King Felipe VI has decided “not to engage in further consultations yet with party representatives, so they can implement the steps they consider necessary” to end the impasse, the speaker of the parliament, Ana Pastor told reporters after meeting the monarch.
Acting Prime Minister Mariano Rajoy, the leader of the conservative Popular Party (PP), lost two parliamentary confidence votes last week in his bid for a second term, deepening the nation's political crisis.
Party leaders now have until October 31st to explore alternative alliances.
If their efforts come to nothing election-weary Spanish voters will be asked to return to the polls in December for the country's third election in a year.
Spain has been without a fully-fledged government for more than eight months after voters elected a fragmented parliament in December and then again six months later.
The country's four major parties, none close to a majority in parliament, have been unable to cobble together a governing alliance.
“I am going to continue to try to form a government,” Rajoy told a news conference at the Group of 20 summit in China.
“Going to the polls for a third time in a year is very worrying. Everyone here asks me about this, they don't ask about anything else because this is not normal.”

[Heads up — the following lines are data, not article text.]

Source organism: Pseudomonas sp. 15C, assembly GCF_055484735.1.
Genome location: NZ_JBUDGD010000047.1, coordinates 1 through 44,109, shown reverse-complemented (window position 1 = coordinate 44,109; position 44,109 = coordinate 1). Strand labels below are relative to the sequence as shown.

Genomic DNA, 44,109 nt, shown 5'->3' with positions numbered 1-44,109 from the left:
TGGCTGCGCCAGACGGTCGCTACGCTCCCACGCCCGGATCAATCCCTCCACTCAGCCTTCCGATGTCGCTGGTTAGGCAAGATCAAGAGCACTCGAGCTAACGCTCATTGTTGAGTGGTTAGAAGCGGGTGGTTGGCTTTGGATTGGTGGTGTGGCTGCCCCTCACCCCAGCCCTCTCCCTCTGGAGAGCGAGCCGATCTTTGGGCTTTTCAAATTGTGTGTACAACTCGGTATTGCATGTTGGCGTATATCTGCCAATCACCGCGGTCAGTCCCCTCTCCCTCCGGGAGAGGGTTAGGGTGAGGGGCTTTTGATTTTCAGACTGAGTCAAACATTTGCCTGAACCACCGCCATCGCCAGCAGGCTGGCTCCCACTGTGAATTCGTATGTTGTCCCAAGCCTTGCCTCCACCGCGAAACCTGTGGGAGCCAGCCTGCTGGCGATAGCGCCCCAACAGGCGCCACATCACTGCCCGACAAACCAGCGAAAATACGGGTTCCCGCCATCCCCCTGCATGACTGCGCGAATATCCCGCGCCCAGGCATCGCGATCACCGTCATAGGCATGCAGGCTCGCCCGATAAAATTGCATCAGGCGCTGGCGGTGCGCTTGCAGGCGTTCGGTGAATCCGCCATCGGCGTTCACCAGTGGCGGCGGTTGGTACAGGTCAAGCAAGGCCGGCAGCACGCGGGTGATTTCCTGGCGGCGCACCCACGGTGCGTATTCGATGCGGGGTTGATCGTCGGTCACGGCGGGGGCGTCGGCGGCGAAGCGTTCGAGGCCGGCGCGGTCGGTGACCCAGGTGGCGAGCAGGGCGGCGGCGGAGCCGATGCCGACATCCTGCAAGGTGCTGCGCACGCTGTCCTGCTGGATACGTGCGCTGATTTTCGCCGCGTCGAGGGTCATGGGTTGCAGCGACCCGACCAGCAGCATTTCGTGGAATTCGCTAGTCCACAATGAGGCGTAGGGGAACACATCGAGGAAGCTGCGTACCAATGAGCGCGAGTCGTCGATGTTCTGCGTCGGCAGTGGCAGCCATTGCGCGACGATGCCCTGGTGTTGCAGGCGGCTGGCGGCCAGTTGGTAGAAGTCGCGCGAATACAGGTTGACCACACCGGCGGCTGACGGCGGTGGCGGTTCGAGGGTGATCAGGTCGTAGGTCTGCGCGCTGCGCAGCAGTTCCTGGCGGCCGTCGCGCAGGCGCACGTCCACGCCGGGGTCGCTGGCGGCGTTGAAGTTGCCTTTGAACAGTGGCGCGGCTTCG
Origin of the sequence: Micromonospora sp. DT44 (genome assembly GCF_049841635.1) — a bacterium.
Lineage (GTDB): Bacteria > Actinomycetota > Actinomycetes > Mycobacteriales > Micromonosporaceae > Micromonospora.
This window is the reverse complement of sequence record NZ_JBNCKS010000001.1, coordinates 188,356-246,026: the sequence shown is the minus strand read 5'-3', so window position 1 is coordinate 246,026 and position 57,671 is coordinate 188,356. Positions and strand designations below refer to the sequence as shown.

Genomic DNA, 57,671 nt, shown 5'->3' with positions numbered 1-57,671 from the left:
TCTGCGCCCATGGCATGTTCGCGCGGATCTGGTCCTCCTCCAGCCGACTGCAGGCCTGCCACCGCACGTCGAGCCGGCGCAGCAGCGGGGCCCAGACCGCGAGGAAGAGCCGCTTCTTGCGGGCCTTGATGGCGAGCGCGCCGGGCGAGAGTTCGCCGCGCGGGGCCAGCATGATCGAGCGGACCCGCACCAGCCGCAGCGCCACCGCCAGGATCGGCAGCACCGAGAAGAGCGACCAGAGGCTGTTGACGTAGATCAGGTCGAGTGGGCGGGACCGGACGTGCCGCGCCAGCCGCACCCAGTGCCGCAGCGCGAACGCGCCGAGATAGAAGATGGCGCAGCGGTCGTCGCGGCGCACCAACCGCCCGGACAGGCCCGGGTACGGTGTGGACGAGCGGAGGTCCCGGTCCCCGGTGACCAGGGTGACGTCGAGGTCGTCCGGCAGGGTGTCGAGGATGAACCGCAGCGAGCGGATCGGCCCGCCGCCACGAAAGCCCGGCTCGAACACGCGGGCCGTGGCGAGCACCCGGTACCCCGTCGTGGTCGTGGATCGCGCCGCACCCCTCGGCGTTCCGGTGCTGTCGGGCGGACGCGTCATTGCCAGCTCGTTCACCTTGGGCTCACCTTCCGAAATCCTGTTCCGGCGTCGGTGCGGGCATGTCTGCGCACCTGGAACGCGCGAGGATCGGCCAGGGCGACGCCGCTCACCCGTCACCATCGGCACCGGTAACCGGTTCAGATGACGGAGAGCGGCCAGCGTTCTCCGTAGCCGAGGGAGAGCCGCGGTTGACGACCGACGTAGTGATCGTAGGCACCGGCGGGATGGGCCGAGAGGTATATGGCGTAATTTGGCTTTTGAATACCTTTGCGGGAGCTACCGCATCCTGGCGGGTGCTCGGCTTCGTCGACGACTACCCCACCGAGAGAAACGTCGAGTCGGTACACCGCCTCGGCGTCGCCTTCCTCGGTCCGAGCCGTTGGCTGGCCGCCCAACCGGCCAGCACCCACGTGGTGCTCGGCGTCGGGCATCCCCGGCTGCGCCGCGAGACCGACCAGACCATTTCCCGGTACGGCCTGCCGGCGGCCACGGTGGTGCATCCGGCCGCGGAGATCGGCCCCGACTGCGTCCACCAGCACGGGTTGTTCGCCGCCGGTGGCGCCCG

Rajoy's PP was the only one of Spain four main parties to win more seats in parliament in June compared with December, racking up 137, though that was still short of the 176 needed for a majority in the 350-strong lower house.
The Socialists, who finished second in the last election in June with 85 seats and hold the balance of power, have staunchly refused to allow Rajoy to form a minority government.
Socialist leader Pedro Sanchez accuses Rajoy of betraying the trust of Spaniards and of burdening the country with austerity and corruption.
Sanchez said Monday he wants to hold talks with all other parties including the PP to try to find a solution to the impasse but would not try to form a government himself.
Centrist upstarts Ciudadanos and new far-left party Podemos have both ruled out backing the Socialists to form a new government.
Spanish media said the parties would likely wait for the outcome of regional elections in the northern regions of Galicia and the Basque Country on September 25th to determine their position in any new round of talks.